Cool energy savings for frozen food makers

By Mike Stones

- Last updated on GMT

Related tags Energy savings Temperature Thermodynamics Heat

Using electrical equipment more precisely could help frozen food companies shave up to 15 per cent off their electricity bills, according to a new report from the British Frozen Food Federation (BFFF) in association with the Carbon Trust.

Speaking exclusively to, Brian Young, BFF director-general of the BFFF outlined three reasons why frozen food companies should improve the energy efficiency of their cold chain operations.

In the current economic climate, it’s essential that companies take advantage of any available financial savings, and failing to do so puts companies at a commercial disadvantage. Also, companies have a corporate social responsibility to minimize carbon emissions.”

Mr Young said the areas where the greatest savings could be made were in the appropriate setting of variable speed drive fans, raising cold store air temperatures and reducing the temperature difference of air refrigerants. For example, raising cold store air temperature and suction pressure control by about 6ºC could yield energy savings of over 15 per cent, according to the report.

Temperature fluctuations

Smaller energy savings could also be made through the seasonal adjustment of evaporating temperature, avoiding air temperature fluctuations, splitting blast freezers and cold stores and avoiding over-cooling in blast freezers.

Some frozen food manufacturers and cold store operators keep their cold stores at a lower temperature than necessary due to concerns that products will be exposed to warmer temperatures later in the supply chain, warns the report.

Sub-metering electricity flows will help companies to prioritise the areas where energy savings could be made, said Young.

Implementing the report’s recommendations could lead to energy savings equivalent to 4,800 tonnes of carbon dioxide a year without reducing food quality or food safety.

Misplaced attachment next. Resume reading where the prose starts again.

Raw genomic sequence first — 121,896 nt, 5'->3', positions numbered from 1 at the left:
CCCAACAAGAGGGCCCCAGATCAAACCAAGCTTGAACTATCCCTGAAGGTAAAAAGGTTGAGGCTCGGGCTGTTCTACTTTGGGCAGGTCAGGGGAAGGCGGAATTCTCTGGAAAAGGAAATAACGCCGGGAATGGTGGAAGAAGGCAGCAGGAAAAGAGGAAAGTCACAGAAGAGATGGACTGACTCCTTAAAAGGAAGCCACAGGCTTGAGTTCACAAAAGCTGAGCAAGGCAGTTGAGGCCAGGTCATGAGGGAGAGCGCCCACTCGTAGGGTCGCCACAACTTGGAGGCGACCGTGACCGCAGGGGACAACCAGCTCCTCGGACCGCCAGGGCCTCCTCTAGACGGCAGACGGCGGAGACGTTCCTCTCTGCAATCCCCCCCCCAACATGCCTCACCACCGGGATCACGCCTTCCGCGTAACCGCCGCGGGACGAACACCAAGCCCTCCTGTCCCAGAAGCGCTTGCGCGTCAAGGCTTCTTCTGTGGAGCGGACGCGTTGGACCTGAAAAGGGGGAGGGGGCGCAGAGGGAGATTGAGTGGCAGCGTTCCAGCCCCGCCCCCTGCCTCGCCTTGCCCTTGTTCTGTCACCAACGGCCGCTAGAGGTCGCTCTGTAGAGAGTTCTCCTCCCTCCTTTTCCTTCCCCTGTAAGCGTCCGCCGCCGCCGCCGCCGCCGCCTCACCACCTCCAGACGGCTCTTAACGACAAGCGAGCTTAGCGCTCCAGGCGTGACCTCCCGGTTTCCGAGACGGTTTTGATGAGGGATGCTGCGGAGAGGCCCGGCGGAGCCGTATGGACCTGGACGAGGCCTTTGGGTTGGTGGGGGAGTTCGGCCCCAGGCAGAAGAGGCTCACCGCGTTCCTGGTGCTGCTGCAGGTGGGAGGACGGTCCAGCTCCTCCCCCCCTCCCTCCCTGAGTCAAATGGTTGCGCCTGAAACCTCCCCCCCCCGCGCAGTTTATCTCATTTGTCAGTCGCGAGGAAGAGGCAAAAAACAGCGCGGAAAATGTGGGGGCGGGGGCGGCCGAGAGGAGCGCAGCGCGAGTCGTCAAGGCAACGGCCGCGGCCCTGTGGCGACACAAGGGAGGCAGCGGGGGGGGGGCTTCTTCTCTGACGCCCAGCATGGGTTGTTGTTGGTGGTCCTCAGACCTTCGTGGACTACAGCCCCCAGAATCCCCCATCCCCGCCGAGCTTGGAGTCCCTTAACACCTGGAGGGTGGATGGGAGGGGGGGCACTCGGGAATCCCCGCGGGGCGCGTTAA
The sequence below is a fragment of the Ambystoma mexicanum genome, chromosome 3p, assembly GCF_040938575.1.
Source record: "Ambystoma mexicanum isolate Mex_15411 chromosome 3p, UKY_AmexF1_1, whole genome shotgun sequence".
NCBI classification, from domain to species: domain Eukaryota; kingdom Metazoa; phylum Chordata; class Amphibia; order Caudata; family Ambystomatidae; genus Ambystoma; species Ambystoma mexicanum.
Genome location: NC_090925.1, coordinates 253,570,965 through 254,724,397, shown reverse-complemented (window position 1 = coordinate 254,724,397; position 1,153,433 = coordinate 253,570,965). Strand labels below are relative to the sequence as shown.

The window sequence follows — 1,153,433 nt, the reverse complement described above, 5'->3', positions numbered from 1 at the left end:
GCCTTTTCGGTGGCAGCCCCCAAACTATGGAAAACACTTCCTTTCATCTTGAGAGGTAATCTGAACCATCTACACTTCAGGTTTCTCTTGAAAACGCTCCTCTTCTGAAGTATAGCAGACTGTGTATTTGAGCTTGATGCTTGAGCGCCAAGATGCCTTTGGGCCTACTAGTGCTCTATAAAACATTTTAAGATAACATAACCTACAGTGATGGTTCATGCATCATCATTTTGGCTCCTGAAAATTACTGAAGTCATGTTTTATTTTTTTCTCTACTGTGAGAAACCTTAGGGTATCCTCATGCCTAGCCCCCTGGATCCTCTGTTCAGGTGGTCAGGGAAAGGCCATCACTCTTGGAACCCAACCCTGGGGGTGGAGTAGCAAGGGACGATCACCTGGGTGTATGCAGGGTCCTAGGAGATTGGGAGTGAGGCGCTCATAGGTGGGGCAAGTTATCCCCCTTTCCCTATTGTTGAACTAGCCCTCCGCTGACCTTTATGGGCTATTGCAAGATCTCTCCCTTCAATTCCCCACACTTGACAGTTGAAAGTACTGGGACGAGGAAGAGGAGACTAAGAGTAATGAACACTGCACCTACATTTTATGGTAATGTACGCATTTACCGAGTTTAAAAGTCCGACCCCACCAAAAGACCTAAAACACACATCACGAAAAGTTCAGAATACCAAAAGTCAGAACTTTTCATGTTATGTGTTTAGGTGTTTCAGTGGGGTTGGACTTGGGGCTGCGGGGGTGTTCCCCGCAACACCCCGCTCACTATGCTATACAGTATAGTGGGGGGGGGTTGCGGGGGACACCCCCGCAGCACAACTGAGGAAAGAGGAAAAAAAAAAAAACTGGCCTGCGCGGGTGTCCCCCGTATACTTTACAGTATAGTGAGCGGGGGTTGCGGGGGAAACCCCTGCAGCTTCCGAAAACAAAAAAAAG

Energy savings

BFFF wanted to not only emphasise the importance of energy savings and carbon reductions within the frozen food industry, but also to create cost saving opportunities for our membership​,” said Young. “Together with the Carbon Trust, we believe this report is an important start to this process​."

Eight food manufacturers and five logistic service providers agreed to take part in the study. They represent large, medium and small companies that manufacture a wide range of frozen food products including poultry, seafood, ready meals, pizzas, vegetables, Yorkshire pudding and ice cream.

Data loggers were used to monitor temperatures in pallets of food in manufacturers’ cold stores, during transport and in the cold stores of logistical service providers.

Meanwhile, the market research group Packaged Facts yesterday issued a new report, which estimates that US retail sales of frozen foods and beverages through all retail channels reached nearly $51.8bn last year reflecting a 6.5 per cent gain over the previous year’s sales of $48.7bn.

Related topics Processing & packaging

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